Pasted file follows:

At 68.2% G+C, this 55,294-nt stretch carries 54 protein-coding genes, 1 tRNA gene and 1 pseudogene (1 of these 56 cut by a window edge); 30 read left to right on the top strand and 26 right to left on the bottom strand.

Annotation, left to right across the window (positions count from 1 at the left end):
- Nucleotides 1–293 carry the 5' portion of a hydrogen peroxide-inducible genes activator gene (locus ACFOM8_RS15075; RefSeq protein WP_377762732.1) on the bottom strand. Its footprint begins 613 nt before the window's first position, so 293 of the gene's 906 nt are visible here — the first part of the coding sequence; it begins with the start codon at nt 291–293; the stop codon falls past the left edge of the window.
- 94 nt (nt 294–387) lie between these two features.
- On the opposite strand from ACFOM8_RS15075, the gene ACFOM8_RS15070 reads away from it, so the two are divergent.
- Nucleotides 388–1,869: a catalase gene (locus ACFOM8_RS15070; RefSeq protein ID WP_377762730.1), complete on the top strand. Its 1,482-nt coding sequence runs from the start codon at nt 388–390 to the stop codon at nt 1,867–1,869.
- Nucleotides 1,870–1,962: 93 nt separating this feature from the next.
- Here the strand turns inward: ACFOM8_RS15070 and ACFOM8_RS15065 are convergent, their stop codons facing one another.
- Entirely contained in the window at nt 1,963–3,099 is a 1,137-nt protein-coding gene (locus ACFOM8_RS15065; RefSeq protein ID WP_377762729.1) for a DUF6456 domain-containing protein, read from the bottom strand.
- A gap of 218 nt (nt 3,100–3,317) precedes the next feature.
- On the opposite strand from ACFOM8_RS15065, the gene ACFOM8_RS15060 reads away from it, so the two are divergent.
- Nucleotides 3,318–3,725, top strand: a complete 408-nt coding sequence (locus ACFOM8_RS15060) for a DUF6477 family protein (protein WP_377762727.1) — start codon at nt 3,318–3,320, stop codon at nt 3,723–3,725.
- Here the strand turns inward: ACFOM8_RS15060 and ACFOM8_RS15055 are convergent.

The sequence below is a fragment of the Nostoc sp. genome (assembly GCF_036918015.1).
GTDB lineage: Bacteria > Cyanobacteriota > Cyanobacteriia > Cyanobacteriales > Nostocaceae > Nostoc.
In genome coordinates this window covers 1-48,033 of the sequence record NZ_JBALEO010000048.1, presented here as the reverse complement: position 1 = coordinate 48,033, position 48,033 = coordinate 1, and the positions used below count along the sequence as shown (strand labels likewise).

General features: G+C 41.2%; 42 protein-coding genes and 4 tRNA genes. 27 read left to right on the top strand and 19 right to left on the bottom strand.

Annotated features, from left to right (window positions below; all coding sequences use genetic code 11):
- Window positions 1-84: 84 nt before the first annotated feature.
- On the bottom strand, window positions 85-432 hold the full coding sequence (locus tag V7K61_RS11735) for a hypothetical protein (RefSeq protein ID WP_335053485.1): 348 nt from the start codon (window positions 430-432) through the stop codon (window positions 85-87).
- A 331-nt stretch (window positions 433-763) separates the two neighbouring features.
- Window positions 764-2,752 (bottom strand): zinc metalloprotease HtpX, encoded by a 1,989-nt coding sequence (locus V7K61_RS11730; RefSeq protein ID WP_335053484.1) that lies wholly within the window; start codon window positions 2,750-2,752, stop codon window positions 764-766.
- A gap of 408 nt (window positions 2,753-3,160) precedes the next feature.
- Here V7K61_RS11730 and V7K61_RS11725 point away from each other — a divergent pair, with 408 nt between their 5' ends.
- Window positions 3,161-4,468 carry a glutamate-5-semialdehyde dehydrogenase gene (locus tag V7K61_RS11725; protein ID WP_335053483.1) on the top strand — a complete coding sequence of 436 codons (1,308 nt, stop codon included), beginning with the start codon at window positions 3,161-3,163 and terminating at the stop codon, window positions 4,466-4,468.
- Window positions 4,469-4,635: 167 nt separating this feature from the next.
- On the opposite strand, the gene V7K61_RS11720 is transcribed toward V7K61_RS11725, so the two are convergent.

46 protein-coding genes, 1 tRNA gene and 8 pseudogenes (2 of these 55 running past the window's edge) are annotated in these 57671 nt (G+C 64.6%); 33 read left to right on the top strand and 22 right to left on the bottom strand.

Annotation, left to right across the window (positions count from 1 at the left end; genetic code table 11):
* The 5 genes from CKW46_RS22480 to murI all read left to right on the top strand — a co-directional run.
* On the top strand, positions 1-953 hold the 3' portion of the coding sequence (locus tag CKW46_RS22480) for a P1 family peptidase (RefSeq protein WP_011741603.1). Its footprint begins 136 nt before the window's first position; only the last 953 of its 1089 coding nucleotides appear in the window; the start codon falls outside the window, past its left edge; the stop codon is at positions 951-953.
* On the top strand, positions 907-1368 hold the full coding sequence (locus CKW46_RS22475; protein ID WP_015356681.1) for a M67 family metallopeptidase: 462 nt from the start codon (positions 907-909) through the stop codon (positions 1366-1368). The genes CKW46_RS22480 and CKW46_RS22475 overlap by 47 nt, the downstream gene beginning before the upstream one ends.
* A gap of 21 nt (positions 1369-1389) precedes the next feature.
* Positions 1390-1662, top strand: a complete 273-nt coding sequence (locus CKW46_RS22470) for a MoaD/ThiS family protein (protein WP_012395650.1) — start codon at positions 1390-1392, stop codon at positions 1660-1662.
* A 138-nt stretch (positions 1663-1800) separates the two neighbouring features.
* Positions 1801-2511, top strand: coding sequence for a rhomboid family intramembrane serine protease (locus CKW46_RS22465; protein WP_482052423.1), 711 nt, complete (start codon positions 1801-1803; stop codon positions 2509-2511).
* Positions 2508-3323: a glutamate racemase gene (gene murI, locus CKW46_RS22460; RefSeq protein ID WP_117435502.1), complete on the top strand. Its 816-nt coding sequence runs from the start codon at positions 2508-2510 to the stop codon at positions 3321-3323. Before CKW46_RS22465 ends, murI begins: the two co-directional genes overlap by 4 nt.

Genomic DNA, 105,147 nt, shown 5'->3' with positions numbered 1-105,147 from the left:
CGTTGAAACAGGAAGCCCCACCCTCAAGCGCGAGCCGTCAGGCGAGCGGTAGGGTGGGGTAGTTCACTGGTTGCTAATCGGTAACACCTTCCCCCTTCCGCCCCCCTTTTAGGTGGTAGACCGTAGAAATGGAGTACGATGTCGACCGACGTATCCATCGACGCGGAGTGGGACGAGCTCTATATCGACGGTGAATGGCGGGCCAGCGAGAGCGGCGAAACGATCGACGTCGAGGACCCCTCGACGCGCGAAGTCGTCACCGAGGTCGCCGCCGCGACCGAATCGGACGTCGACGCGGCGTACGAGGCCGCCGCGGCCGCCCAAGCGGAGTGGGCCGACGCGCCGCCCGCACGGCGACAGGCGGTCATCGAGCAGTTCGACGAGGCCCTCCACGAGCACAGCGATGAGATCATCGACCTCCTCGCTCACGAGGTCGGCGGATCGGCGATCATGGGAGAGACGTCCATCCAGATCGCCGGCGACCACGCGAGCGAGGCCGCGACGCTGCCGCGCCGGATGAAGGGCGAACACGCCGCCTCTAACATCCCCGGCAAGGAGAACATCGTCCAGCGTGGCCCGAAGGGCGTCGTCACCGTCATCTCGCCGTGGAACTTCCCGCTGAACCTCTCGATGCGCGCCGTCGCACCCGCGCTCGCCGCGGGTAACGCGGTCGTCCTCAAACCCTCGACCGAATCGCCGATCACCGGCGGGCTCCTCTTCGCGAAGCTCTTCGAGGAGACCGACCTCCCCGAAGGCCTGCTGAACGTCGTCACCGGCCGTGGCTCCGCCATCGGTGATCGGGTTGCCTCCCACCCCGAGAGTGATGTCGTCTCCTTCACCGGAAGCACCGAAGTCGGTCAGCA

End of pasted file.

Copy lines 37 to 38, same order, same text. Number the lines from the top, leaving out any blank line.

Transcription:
* Positions 2508-3323: a glutamate racemase gene (gene murI, locus CKW46_RS22460; RefSeq protein ID WP_117435502.1), complete on the top strand. Its 816-nt coding sequence runs from the start codon at positions 2508-2510 to the stop codon at positions 3321-3323. Before CKW46_RS22465 ends, murI begins: the two co-directional genes overlap by 4 nt.

Genomic DNA, 105,147 nt, shown 5'->3' with positions numbered 1-105,147 from the left: